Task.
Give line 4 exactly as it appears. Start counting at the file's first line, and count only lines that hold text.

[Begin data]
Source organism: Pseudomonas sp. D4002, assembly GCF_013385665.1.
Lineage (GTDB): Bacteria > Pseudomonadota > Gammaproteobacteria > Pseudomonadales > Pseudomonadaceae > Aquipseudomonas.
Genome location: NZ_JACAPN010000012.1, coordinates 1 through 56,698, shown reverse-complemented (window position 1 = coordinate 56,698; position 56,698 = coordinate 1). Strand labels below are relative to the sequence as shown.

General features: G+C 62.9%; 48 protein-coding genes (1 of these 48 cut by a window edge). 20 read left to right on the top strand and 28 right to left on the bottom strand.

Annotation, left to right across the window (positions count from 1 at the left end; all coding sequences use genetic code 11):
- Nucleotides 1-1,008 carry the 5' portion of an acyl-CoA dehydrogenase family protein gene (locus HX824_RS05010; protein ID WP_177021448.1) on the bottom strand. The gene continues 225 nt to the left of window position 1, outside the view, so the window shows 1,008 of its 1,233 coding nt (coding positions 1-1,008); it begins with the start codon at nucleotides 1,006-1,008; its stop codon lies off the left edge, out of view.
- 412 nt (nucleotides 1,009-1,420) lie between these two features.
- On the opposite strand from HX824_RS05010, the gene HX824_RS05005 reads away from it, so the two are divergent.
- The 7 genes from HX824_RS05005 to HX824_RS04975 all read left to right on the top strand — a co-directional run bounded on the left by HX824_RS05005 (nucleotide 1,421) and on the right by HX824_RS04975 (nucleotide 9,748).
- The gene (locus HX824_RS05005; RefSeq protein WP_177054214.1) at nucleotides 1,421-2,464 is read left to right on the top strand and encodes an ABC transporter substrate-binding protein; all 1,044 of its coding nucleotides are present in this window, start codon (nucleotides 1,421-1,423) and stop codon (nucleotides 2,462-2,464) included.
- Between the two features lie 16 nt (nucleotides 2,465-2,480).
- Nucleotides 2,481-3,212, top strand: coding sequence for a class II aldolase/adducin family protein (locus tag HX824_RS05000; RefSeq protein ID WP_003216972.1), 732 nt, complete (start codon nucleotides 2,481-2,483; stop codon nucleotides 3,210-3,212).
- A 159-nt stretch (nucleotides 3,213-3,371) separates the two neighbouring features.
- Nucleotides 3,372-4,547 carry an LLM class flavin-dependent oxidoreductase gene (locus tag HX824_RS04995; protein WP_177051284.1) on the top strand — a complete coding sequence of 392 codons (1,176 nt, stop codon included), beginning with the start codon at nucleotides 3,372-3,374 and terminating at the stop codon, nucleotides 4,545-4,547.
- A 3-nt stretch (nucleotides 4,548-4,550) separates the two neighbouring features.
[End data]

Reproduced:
General features: G+C 62.9%; 48 protein-coding genes (1 of these 48 cut by a window edge). 20 read left to right on the top strand and 28 right to left on the bottom strand.